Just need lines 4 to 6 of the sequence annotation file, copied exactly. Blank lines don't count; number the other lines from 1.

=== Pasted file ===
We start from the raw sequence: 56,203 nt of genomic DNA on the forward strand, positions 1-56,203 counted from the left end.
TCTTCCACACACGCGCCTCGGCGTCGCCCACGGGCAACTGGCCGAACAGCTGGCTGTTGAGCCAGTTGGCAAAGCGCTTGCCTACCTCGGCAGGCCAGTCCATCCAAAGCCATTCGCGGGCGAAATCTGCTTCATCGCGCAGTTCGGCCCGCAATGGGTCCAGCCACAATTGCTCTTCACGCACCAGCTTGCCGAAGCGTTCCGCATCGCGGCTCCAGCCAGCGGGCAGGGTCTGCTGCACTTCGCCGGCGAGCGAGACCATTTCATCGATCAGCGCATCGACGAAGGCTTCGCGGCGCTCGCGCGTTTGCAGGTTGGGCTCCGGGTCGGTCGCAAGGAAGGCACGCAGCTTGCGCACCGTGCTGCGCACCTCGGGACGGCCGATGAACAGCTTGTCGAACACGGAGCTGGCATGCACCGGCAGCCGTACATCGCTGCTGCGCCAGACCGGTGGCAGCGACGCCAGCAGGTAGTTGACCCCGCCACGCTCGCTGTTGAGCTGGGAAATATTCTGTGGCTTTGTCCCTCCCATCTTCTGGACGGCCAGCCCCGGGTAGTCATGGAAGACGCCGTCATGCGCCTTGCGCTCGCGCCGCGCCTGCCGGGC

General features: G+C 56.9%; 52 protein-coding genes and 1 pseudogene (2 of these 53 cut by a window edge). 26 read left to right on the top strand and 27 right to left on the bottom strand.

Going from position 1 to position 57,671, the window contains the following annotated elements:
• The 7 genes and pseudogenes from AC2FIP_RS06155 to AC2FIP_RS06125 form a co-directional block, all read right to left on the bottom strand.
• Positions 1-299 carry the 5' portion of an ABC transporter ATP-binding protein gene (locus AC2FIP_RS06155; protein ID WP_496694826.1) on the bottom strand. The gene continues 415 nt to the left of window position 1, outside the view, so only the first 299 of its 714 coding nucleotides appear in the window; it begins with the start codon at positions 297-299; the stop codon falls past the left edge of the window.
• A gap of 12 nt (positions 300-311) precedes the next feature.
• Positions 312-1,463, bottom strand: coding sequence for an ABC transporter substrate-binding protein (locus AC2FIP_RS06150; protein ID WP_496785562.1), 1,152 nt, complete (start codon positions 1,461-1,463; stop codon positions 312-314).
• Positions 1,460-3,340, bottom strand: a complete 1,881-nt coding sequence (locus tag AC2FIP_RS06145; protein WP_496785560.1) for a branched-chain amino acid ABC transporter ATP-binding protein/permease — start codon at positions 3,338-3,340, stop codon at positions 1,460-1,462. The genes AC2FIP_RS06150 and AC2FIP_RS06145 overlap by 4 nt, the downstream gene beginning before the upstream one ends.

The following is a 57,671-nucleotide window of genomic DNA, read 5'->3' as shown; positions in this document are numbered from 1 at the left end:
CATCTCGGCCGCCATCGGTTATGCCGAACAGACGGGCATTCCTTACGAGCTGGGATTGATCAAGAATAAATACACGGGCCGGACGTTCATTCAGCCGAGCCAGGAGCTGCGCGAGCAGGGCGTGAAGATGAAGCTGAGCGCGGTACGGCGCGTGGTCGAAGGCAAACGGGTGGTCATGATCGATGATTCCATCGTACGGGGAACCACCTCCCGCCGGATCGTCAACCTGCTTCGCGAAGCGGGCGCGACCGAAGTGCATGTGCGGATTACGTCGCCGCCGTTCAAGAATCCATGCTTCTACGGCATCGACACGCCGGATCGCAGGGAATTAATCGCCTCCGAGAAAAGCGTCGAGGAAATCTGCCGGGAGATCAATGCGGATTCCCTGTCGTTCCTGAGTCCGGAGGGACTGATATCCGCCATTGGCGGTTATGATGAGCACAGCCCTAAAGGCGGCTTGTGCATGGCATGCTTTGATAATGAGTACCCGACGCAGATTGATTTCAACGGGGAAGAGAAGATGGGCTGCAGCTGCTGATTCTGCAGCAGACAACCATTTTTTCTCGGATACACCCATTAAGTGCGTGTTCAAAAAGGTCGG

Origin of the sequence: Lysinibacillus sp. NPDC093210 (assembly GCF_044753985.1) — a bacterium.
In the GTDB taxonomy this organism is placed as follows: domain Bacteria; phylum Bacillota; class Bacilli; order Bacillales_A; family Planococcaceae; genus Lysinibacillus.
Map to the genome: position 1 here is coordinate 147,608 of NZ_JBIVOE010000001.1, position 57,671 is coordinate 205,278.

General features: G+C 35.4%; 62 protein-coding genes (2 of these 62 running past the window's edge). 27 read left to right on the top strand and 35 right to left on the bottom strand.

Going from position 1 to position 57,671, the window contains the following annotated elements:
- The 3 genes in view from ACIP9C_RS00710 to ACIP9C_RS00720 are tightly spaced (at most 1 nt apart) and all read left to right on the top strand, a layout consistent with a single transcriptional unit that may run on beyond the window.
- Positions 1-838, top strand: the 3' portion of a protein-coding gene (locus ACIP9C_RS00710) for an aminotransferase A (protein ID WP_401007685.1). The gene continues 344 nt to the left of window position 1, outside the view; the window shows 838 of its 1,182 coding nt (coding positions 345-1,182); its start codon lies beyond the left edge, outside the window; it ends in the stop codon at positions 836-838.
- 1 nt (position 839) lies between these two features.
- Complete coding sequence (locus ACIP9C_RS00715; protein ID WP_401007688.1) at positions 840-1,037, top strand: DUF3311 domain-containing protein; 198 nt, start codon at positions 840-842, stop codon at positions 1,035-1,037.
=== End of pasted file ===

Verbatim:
Going from position 1 to position 57,671, the window contains the following annotated elements:
• The 7 genes and pseudogenes from AC2FIP_RS06155 to AC2FIP_RS06125 form a co-directional block, all read right to left on the bottom strand.
• Positions 1-299 carry the 5' portion of an ABC transporter ATP-binding protein gene (locus AC2FIP_RS06155; protein ID WP_496694826.1) on the bottom strand. The gene continues 415 nt to the left of window position 1, outside the view, so only the first 299 of its 714 coding nucleotides appear in the window; it begins with the start codon at positions 297-299; the stop codon falls past the left edge of the window.